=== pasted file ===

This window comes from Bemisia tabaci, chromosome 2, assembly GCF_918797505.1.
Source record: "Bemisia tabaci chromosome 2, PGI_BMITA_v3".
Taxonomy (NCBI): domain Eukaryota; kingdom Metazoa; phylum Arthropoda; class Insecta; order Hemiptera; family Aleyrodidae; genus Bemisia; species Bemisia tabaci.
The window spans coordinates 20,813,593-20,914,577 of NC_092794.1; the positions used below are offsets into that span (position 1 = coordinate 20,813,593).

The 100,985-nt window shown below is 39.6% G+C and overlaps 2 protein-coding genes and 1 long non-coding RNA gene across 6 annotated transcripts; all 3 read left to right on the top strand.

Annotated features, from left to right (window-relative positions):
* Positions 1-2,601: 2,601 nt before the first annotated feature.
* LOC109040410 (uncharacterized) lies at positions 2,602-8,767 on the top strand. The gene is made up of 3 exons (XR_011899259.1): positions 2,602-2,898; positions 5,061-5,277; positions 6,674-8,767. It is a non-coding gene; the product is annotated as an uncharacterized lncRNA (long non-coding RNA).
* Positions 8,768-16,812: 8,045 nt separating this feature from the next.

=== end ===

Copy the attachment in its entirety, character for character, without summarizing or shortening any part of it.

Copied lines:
This window comes from Bemisia tabaci, chromosome 2, assembly GCF_918797505.1.
Source record: "Bemisia tabaci chromosome 2, PGI_BMITA_v3".
Taxonomy (NCBI): domain Eukaryota; kingdom Metazoa; phylum Arthropoda; class Insecta; order Hemiptera; family Aleyrodidae; genus Bemisia; species Bemisia tabaci.
The window spans coordinates 20,813,593-20,914,577 of NC_092794.1; the positions used below are offsets into that span (position 1 = coordinate 20,813,593).

The 100,985-nt window shown below is 39.6% G+C and overlaps 2 protein-coding genes and 1 long non-coding RNA gene across 6 annotated transcripts; all 3 read left to right on the top strand.

Annotated features, from left to right (window-relative positions):
* Positions 1-2,601: 2,601 nt before the first annotated feature.
* LOC109040410 (uncharacterized) lies at positions 2,602-8,767 on the top strand. The gene is made up of 3 exons (XR_011899259.1): positions 2,602-2,898; positions 5,061-5,277; positions 6,674-8,767. It is a non-coding gene; the product is annotated as an uncharacterized lncRNA (long non-coding RNA).
* Positions 8,768-16,812: 8,045 nt separating this feature from the next.